Website Reviews: The purpose of TLI website reviews are to highlight public, digital resources for readers, especially those who might be new to SoTL and wish to expand and deepen their knowledge about the conversations that are taking place within this field. The main purpose is to bring digital resources into a scholarly conversation as carefully curating digital resources for engaged audiences takes as much time as writing an essay. We ask that reviews analyze the purpose of the resources, evaluate its broader appeal, and determine its relevance for TLI readership. TLI Website reviews are typically between 500-750 words. TLI Reviews are reviewed by the Editorial Team.
Submissions are welcome at any time. Beginning in 2022, TLI transitioned to rolling publication and articles are published monthly. Our goal is to bring new scholarship to the SoTL community quickly and efficiently.
Indiana University Press published the first issue in March 2013. In September 2015, TLI moved to an open-access platform (OJS) hosted at the University of Calgary. On January 1, 2016, all issues of TLI were released via open access. The journal wishes to thank Indiana University Press for support in starting the journal and especially Michael Regoli for his assistance in transitioning TLI to open access. A special thanks to Linda Bannister for the journal cover and page layout design. TLI is hosted by Libraries and Cultural Resources at the University of Calgary. We thank them for their support of this journal.
STATEMENT OF RIGOUR
TLI promotes rigour — defined as quality, precision, and relevance in design, thought, analysis, interpretation, conclusion, and writing — while recognizing a range of ways of achieving it. Submissions to TLI undergo a thorough peer review process, including two to three rounds of revision.
TLI is also accountable to its international Editorial Board and the International Society for the Scholarship of Teaching and Learning. The co-editors of TLI are in regular communication with these two bodies to ensure the journal’s high standards, international representation, and adherence to the values and principles of ISSoTL.
We encourage readers to sign up for publishing notifications. Use the Register link at the top of the TLI home page. This registration will result in the reader receiving the Table of Contents by email for each new issue of TLI. This list also allows the journal to claim a certain level of support or readership.
Authors are expected to adhere to the standards for intellectual property rights and plagiarism, and authors assume full responsibility for the content of their submissions.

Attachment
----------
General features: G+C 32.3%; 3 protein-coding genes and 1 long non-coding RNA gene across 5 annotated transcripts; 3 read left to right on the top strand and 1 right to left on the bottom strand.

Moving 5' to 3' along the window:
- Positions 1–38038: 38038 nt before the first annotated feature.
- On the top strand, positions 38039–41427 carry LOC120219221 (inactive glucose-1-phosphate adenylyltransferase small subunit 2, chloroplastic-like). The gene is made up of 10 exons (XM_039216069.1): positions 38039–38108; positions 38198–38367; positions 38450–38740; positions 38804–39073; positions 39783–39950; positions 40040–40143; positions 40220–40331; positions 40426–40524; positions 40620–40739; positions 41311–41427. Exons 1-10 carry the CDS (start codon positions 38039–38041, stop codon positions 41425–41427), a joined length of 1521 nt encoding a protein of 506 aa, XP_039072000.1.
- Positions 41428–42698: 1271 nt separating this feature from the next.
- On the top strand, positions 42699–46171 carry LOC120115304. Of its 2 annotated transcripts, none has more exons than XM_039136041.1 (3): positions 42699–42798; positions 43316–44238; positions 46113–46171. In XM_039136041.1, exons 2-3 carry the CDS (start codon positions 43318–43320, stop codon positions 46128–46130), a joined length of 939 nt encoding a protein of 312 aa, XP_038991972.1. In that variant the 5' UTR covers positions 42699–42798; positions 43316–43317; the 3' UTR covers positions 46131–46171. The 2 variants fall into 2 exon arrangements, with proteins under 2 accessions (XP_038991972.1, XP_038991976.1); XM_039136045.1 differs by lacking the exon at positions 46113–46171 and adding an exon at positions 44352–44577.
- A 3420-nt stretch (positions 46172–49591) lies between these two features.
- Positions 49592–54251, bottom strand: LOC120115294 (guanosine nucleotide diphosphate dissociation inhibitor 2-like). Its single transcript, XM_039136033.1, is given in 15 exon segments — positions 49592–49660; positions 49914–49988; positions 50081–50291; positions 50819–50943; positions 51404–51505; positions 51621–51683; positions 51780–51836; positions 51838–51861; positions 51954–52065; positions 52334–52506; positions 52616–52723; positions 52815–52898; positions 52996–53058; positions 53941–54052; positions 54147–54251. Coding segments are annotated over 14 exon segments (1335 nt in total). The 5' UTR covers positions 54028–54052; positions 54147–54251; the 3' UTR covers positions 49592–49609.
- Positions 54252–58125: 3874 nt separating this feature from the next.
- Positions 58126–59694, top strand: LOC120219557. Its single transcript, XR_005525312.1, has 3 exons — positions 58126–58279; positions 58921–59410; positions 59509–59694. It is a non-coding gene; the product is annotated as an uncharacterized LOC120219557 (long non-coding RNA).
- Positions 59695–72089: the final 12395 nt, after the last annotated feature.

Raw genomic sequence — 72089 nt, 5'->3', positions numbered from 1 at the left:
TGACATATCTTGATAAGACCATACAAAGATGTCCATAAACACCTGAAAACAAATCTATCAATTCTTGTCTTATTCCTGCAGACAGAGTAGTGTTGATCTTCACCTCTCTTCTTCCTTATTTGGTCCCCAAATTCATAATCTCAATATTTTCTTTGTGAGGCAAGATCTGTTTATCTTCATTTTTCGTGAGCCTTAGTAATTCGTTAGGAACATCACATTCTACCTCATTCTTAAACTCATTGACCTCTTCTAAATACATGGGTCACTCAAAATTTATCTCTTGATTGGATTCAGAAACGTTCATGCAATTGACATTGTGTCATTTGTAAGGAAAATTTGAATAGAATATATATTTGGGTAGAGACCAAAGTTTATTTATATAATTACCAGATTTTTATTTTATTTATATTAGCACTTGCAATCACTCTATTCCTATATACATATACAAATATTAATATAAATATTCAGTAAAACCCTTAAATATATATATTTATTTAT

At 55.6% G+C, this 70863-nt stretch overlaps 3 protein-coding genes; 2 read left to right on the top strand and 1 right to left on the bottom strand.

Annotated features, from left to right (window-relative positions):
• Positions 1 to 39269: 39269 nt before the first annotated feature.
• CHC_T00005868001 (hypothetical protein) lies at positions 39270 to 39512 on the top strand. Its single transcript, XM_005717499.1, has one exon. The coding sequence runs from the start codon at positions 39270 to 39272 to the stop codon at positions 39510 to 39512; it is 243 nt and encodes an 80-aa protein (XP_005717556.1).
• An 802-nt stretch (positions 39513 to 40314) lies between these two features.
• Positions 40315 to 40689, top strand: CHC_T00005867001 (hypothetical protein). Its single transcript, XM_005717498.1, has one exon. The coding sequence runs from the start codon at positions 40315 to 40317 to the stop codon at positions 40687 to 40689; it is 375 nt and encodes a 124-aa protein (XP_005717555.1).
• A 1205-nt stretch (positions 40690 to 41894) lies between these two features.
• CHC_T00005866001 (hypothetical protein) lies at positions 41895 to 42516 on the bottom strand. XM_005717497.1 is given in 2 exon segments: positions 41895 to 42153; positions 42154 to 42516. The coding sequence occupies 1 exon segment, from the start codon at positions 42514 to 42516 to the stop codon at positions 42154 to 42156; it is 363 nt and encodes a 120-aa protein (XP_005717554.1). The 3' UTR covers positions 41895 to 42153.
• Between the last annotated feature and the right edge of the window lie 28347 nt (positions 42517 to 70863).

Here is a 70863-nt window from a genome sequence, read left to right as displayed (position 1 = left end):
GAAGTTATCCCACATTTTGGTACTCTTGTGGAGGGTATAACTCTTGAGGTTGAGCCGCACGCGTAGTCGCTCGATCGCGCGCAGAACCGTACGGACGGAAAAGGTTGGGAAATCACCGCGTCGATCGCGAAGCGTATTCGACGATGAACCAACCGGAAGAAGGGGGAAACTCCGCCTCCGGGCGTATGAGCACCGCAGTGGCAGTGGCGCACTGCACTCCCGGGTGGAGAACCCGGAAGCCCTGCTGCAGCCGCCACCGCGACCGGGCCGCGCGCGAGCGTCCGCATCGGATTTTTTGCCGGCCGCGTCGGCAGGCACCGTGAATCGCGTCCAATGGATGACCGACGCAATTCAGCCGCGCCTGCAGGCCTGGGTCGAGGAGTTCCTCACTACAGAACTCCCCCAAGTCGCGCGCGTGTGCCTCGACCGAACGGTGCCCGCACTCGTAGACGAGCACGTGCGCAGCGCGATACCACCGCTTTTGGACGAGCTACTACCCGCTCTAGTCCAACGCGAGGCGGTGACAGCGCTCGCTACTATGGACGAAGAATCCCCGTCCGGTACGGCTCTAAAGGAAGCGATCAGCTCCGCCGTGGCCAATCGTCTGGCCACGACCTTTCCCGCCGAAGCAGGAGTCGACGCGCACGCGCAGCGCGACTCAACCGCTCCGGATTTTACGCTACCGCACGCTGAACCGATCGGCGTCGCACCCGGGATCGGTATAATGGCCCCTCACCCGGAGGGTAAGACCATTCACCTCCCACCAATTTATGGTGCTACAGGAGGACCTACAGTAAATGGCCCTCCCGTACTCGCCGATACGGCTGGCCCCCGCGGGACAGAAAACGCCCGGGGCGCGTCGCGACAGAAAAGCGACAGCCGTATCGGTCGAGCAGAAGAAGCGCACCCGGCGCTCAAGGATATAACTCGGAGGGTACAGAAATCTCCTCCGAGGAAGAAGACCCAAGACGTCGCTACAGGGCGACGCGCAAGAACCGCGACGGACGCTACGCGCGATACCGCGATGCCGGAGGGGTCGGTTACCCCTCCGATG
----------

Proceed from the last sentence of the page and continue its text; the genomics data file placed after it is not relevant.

All authors are accountable for the originality, accuracy, and integrity of their submissions. It is expected that generative AI (GAI) and AI-assisted technologies will not be used to generate substantive portions of submission content. Any use of GAI and/or AI-assisted technologies should be acknowledged explicitly and documented appropriately in a Disclosure section of the manuscript. GAI and AI-assisted technologies may not be listed as authors as they cannot take responsibility for the submitted work. If authors use such tools at any stage of the writing and preparation of the manuscript (e.g., generating ideas, editing text, producing images and/or graphical elements, collecting and/or analyzing data), they must be transparent in explaining which AI tools were used and how. This disclosure also applies to submissions about the use of GAI itself (e.g., studying how GAI can be used in teaching practices, treating GAI created content as a data source for analysis). For additional information, please refer to COPE (Committee on Publication Ethics) guidelines on the use of artificial intelligence (AI) tools in research publications.
Teaching & Learning Inquiry provides immediate open access to its content on the principle that making research freely available to the public supports a greater global exchange of knowledge. TLI adheres to the BOAI definition of open access: users have the right to "read, download, copy, distribute, print, search, or link to the full texts of these articles.” There are no fees or charges required for manuscript processing and/or publishing in the journal.
Articles published in TLI are licensed under Creative Commons Attribution-NonCommercial 4.0 International. The only constraint on reproduction and distribution, and the only role for copyright in this domain, should be to give authors control over the integrity of their work and the right to be properly acknowledged and cited. Reproductions of this work cannot be used for commercial purposes.